By this time, all of you have read about the new Digg, Digg 4. Some of you may have even tried it. Reactions to the new site seem to be mixed, with a vocal number of people saying that they dislike the changes. Those changes have been covered extensively elsewhere, so I won’t get into that here.
While much of the backlash has been focused on the technical changes, like the revised UI, following features, and changes to how “digging” works, the change that really annoys users and small publishers alike is the “selling out” of Digg.
Last week and this week started with the front page of Digg looking like something straight out of Mashable or reddit. While both are great sites, the variety of stories that Digg users have gotten used to was nullified.
Content will come and go, but no one site has a monopoly on quality content, something the new Digg does not seem to acknowledge. Kevin Rose seems to have completely sold out the userbase, the “power Diggers”, and has aligned Digg more closely to the large publishers. While the new Digg does away with the power of so called “power Diggers”, it creates a new monster — the massive publisher. CNN, Mashable, and others all have thousands of followers on the new Digg, and their combined follower count gives them a huge advantage over any one user, or even group of users.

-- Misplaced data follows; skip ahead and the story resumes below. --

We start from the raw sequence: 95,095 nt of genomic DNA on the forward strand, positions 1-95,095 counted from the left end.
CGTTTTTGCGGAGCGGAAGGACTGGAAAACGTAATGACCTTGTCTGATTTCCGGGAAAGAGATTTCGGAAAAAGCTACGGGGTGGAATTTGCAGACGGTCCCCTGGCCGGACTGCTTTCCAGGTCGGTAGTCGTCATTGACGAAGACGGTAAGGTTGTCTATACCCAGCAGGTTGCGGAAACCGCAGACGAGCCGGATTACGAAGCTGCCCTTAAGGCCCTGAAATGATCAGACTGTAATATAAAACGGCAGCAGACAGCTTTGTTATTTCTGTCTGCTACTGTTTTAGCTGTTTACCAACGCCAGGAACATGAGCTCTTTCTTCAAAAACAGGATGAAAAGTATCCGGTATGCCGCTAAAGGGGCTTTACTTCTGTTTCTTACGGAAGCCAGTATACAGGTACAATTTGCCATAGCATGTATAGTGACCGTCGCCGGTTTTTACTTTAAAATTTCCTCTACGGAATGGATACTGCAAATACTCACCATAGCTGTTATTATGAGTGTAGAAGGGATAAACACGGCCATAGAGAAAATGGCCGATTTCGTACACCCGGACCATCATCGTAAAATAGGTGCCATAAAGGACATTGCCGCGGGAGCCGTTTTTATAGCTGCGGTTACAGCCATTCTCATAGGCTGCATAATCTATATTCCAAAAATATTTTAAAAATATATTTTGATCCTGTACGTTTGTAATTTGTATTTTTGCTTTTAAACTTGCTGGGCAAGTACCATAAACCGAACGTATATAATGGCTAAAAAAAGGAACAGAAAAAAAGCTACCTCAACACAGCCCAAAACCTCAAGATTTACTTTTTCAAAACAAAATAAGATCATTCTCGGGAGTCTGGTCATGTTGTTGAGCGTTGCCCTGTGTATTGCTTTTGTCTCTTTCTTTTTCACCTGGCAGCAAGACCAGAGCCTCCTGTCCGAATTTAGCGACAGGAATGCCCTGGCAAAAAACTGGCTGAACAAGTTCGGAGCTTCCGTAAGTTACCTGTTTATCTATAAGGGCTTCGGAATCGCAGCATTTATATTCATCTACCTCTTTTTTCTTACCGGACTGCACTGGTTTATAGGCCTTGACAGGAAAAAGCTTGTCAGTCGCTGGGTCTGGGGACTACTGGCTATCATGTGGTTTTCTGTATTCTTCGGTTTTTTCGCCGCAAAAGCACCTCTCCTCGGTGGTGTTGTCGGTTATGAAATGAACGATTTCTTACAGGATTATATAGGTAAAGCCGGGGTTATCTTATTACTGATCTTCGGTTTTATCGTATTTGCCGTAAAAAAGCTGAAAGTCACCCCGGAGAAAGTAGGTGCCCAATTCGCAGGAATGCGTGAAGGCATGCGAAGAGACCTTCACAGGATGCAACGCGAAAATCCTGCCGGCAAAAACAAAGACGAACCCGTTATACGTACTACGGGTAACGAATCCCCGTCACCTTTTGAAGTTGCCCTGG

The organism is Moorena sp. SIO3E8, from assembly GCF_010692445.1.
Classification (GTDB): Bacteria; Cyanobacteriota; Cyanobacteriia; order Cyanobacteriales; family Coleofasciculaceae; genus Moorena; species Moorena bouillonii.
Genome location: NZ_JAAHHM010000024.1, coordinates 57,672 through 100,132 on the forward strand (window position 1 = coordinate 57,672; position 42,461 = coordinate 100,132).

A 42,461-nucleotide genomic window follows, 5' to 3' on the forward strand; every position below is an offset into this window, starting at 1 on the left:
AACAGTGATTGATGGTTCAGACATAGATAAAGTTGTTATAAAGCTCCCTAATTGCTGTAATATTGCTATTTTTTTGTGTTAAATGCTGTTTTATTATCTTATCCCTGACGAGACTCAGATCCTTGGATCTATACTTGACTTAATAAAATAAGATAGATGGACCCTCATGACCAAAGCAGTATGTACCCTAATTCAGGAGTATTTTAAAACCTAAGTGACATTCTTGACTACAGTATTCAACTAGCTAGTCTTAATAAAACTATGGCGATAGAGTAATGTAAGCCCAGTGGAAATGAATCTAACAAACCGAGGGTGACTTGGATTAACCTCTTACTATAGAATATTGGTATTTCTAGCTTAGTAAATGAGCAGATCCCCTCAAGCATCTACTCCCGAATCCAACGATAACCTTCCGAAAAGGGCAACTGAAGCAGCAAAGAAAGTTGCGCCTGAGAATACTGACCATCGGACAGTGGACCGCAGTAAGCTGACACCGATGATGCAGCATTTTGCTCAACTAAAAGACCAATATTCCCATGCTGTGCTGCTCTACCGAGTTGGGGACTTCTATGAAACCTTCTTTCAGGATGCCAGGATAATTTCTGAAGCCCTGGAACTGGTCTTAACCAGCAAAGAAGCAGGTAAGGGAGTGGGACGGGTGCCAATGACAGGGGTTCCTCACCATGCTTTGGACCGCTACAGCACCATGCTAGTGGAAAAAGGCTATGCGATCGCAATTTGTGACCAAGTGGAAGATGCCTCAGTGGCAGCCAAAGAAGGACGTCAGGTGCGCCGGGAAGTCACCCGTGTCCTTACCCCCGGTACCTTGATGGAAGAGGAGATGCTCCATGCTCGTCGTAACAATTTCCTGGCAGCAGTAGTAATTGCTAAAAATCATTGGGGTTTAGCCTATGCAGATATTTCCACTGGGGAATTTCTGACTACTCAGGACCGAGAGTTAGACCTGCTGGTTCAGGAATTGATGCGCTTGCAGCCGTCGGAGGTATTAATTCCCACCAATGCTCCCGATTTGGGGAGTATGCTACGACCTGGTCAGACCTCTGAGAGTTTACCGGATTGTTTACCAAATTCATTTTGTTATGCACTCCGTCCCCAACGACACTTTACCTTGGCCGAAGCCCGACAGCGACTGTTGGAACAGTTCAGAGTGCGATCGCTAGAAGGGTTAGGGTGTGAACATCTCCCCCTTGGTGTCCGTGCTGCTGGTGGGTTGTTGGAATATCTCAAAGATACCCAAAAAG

Some have called the new site akin to an RSS reader — since many of the stories are coming from an RSS feed in many cases!
It’s not all bad though. Perhaps the new Digg is an acknowledgement of the interests of the userbase on Digg in general — give the user more power, and instead of seeing more variety, you see exactly the same thing you would expect any mainstream, large, community to consume. Big media.
Kevin Rose claimed that the new Digg would create a new age of the “tastemaker”, of content curators. That may be, if the users decide to remove the large media companies from their follows list. That may be optimistic; it may simply be too much micromanaging for most people.
I don’t know what Digg’s analytics look like, but I would assume that most users simply consume the content on the front page — they don’t know (or care) about the upcoming links. If the front page continues to resemble an RSS feed, users may flee the site, as the tastemakers– the former power Diggers find that their “tastes” no longer have much of an audience, due to being crowded out by much larger entities.
Can Digg be fixed? Kevin just stepped down, they have a new CEO, and maybe they can turn the boat around. Even if they manage to slow down the flow of declining users, it’s an open question on whether Digg can return to it’s glory days — maybe Kevin should have sold out back when Digg was was flying high, and Kevin Rose was on the cover of Businessweek.